State Police identified the victim as Connor McLaughlin of Greenwich, a small town southeast of the Adirondack Park in Washington County.
The boy had hiked a quarter-mile from State Route 73 to the base of the falls with his uncle, Jesse A. Malone, 40, a little after 1 p.m. Malone was the boy’s guardian.
While they were looking at the falls, a large boulder became loose about 100 feet above them and hurtled downward, striking the boy. The uncle tried to grab the boy but slipped and suffered minor injuries, according to state police.
The rock was estimated to be two feet wide by three feet long. One report said it likely weighed about 600-800 pounds.
State Police Lt. William Williams told the Glens Falls Post-Star that the rock was dislodged naturally. “They heard the noise, but by that point it was already falling,” he said.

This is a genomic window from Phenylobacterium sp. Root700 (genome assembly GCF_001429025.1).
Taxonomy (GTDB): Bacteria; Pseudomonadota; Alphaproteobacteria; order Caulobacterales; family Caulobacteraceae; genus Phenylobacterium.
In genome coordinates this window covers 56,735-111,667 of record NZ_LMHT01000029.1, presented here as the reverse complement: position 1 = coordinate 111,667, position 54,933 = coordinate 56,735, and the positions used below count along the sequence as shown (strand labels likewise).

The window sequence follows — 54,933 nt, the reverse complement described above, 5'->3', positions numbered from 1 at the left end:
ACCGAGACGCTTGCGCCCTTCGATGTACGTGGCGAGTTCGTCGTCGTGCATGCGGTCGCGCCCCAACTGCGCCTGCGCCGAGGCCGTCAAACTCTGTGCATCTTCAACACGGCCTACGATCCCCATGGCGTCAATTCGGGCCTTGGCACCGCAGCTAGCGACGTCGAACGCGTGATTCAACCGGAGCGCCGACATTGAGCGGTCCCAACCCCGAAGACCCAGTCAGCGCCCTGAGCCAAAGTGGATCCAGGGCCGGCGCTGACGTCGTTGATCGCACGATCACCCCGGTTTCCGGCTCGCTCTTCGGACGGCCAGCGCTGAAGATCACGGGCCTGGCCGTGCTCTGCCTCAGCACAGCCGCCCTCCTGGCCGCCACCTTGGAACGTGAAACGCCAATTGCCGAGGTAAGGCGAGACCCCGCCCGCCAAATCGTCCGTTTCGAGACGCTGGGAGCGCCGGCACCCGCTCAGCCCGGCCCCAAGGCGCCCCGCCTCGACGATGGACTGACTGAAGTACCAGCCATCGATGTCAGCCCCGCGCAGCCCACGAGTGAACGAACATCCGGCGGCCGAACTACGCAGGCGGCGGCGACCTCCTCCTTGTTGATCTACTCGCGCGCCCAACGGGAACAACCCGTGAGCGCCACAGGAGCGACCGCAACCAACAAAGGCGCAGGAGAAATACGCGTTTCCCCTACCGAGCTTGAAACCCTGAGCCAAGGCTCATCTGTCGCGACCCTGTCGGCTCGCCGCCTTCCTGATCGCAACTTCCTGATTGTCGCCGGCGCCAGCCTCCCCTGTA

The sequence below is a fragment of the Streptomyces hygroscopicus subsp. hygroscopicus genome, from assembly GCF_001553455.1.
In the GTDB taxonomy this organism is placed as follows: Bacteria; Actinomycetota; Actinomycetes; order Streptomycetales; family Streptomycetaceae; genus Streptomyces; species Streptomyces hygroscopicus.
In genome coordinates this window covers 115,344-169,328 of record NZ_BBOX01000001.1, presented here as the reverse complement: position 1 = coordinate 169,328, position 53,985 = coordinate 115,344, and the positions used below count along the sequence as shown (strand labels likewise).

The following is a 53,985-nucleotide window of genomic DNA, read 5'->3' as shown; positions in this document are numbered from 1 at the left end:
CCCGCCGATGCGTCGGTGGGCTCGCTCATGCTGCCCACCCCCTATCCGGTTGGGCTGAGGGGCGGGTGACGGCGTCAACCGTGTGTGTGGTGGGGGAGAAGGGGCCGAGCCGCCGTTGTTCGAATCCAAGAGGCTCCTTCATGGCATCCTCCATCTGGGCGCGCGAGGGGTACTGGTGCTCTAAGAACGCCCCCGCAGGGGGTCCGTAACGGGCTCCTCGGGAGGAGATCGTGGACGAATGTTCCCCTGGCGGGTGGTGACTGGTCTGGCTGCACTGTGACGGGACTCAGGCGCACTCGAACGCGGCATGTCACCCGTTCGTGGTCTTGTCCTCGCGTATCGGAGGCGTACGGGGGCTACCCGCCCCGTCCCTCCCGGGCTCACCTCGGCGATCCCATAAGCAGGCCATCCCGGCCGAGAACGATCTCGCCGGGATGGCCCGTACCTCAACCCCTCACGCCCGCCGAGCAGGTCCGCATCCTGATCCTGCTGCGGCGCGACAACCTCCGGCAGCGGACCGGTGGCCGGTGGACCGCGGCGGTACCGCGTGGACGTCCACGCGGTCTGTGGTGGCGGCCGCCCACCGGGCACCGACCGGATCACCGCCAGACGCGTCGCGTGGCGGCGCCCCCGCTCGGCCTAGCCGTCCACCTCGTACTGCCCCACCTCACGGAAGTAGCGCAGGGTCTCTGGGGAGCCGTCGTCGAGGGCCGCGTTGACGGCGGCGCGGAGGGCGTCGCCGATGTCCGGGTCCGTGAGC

Essex County Coroner Frank Whitelaw said an autopsy on Monday revealed that the two primary injuries were a fractured skull and bruised heart. He added that it’s uncertain where the boulder struck the boy. The skull fracture could have been caused by the impact of the boulder or by the impact of being thrown against rocks at the base of the falls.
Whitelaw said the boulder fell from an area to the right of the cascade, not from the cascade itself. He said it may have come loose due to ground thaw and rain softening the soil.
Located near St. Huberts at the base of Giant Mountain, Roaring Brook Falls is well-known to hikers, rock climbers, and ice climbers. Several people have fallen to their deaths at the falls over the years. The large cascade can be seen from Route 73.
State forest rangers, Essex County deputies, and local firefighters responded to the Sunday’s incident. Volunteers from the Keene and Keene Valley fire departments and Forest Ranger Jim Giglinto, who is a critical-care EMT, worked for 45 minutes to try to revive the boy.
Photo by Phil Brown: Roaring Brook Falls as seen from Route 73 in autumn.